"We try to bring things to the table in advance, but it usually doesn't work out that way," explains the demure Hannigan, when asked about the Applicators' creative process.

"Usually Melanie will play something on drums, and I'll join in and keep playing until we come up with something that works. Then we'll change it up a bit and switch back to the main part."

When asked about where she pulls such monolithic leads from, Hannigan crudely jokes, "out of my ass. ... We write a lot of songs about our friends because they get really excited about it."

"At live shows, I make up a lot of the lyrics," Goldberg adds. She maintains that most of her lyrics are nonsense, but that's to be expected from someone who grew up in L.A. idolizing the Dickies (a band known for its own smorgasbord of nonsensical tunes, like twisted versions of Paul Simon and Black Sabbath songs).

"Police Love," a newer Applicators song, was inspired by Goldberg's chance meeting with a buff man in a uniform. "He wasn't even a police officer," Goldberg says. "He might have been a Parks & Rec guy. He drove up beside me in a truck from out of nowhere. I looked at him and could see myself ending up with a guy in a uniform."

Her quick wit is crystal clear on lyrics like "Put your cuffs on me, I find you arresting."

RECORDED in one day by their friend Noel, the Applicators' demo, Washa Washa, has been held captive in my car stereo for weeks since its January release. Goldberg and Hannigan's explosive vocals, recorded in one take, exude chutzpah and energy.

Washa, Washa's definitely very low-fi and garagey, much like Bikini Kill's earlier raw recordings. On a few songs, you can hear chuckles and profanities during the choruses, an addition that's a hoot. "Queens of professionalism," as Hannigan herself once labeled them, they are not--and that's precisely why this group is so intriguing.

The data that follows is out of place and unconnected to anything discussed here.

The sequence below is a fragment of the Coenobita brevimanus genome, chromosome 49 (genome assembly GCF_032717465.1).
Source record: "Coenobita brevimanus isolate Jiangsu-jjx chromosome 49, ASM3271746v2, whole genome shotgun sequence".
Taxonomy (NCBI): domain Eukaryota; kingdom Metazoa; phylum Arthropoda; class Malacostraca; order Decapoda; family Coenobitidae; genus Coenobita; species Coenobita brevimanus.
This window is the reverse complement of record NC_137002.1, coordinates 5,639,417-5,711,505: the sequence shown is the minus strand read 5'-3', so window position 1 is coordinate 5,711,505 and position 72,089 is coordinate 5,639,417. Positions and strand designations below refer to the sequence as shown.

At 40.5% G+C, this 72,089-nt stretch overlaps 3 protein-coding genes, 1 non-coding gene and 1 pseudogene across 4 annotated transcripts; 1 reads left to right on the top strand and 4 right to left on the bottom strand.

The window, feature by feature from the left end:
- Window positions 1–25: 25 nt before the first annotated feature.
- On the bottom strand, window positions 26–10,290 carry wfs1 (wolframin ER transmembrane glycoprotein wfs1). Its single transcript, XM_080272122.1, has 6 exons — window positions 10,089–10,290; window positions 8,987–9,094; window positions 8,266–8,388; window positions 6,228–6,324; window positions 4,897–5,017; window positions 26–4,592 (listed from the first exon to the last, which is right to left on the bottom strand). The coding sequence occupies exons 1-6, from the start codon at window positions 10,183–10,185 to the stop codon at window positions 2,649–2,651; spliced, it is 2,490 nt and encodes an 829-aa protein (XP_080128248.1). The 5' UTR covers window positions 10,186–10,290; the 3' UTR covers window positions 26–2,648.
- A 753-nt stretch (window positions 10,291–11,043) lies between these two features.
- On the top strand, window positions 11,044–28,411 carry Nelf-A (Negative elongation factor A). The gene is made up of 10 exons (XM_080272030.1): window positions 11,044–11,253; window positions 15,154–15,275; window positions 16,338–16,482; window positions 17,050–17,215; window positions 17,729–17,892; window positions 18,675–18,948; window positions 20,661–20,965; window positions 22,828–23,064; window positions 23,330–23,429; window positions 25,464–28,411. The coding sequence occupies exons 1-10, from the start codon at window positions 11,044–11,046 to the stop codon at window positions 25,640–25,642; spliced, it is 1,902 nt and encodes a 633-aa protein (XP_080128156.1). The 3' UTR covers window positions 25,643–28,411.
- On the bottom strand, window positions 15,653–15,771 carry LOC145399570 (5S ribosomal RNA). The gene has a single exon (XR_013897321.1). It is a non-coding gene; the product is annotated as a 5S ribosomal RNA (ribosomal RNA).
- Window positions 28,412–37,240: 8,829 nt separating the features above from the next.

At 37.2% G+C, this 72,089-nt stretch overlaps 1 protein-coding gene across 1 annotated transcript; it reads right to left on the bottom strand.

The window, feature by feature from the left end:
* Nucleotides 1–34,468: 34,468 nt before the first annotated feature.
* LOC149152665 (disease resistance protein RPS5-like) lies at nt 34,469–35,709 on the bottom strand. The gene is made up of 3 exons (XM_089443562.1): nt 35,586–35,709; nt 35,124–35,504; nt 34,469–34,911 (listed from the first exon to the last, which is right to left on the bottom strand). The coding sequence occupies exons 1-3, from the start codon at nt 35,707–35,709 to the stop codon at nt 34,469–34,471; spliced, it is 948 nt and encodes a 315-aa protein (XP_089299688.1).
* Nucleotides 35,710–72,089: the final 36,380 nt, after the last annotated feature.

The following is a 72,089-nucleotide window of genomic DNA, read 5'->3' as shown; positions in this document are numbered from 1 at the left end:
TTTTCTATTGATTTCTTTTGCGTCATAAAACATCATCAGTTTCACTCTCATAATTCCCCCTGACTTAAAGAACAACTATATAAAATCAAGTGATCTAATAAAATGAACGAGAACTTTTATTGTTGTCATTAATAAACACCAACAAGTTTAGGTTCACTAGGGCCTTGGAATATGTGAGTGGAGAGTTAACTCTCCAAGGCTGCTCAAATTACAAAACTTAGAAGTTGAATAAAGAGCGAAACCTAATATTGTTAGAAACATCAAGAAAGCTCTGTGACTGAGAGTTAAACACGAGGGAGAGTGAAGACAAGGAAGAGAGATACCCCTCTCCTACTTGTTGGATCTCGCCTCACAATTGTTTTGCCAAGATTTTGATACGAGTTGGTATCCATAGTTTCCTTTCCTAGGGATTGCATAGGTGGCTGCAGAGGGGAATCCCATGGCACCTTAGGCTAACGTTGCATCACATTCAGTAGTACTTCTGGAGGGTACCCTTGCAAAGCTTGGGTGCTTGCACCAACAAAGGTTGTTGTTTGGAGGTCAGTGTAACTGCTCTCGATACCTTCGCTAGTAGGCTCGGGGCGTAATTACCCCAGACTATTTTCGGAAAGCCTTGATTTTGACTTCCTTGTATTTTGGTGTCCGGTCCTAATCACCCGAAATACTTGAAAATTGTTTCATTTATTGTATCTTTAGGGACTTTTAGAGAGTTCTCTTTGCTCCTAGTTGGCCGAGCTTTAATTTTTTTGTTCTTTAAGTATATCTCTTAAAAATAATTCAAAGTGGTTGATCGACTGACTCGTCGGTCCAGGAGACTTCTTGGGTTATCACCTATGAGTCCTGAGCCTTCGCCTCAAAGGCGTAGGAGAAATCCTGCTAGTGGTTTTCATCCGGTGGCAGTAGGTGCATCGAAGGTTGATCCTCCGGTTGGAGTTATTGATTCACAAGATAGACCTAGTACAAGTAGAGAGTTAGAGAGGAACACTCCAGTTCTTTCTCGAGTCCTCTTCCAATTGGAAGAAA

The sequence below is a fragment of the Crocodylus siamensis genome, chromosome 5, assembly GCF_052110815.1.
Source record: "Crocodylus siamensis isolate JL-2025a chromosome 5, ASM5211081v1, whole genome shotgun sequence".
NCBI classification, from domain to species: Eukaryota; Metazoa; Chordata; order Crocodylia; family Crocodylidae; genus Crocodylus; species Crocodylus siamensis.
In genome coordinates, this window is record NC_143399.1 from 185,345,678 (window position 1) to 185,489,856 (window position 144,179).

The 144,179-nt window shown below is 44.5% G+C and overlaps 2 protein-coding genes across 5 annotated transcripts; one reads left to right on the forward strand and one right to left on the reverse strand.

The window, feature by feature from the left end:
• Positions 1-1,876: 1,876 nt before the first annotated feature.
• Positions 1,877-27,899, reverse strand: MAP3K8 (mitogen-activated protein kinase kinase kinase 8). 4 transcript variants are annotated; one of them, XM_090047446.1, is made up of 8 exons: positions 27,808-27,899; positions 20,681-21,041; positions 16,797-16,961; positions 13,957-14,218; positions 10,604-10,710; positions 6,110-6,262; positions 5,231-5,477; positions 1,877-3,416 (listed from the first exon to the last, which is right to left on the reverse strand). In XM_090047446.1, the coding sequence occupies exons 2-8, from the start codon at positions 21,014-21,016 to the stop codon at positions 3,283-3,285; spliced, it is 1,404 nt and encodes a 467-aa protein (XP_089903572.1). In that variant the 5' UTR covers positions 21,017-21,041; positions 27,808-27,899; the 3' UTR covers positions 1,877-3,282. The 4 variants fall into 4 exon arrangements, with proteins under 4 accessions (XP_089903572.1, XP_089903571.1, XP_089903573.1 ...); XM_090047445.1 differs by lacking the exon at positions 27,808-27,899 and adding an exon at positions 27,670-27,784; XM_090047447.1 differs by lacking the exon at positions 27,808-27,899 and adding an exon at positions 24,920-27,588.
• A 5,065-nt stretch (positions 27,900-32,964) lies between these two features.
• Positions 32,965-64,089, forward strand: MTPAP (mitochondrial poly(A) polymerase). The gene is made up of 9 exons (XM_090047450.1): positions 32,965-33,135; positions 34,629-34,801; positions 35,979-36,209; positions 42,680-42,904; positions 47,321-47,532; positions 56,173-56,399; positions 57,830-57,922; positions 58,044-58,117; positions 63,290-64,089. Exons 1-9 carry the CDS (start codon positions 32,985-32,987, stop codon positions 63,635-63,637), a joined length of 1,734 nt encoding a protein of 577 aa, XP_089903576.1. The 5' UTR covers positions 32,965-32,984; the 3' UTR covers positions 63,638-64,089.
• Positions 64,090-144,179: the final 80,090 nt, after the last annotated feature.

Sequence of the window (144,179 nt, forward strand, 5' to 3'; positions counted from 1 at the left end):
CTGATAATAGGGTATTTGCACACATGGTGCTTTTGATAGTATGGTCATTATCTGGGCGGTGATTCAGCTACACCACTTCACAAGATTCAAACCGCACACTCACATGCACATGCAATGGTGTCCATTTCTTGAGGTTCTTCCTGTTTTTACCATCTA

Goldberg, who also trades in her drums for a bass as a member of the local rock band the Beeties, is the Applicators' primary singer. Though she has been drumming for only six months, it's just a matter of time until the Dickies send her first-class fan mail.

"Tellyphone," with a twisted obscene phone call and charming "ring, ring, ring" chorus, has No. 1 hit written all over it. The frantic "Go-Rilla-Go" sounds like Poly Styrene and Siouxsie Sioux giving the Ramones a pep talk at the zoo. I challenge anyone to dispute the lyrical grace of Goldberg's "Everyone wants to know ... Who's that guy, oh, oh ... the one in the gorilla suit."

Hannigan, originally from Oakland and a former member of the band theRapeutic, unleashes piercing riffs that ignite even days later. Take one listen to the sticky Pete Shelley-like leads on "U Broke My Guitar" or the quirky '50s-ish rockabilly leads on "Skipping 'Round Just Luvin' Life" and try not moving any part of your body. Hannigan's helium-amped vocals and fashions (wristbands are go!) come straight out of the template for eternal rock iconhood.

The Applicators' January tour of Southern California with Olympia's the Nervous System was a success--they sold plenty of merchandise and established a new fan base outside the area. A 7-inch looms in the future as well as a cross-country tour with the Low Down and the Beeties in the summertime. One wonders, after coming back road warriors, have the Applicators been tainted by any vices of the rock & roll lifestyle?

"Sex, drugs and rock & roll," Goldberg states. "Nah, we're pretty boring actually."

Hannigan laughs in agreement. "Everything I do is A-OK. This band is my vice."

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From the March 3-10, 1999 issue of Metro Santa Cruz.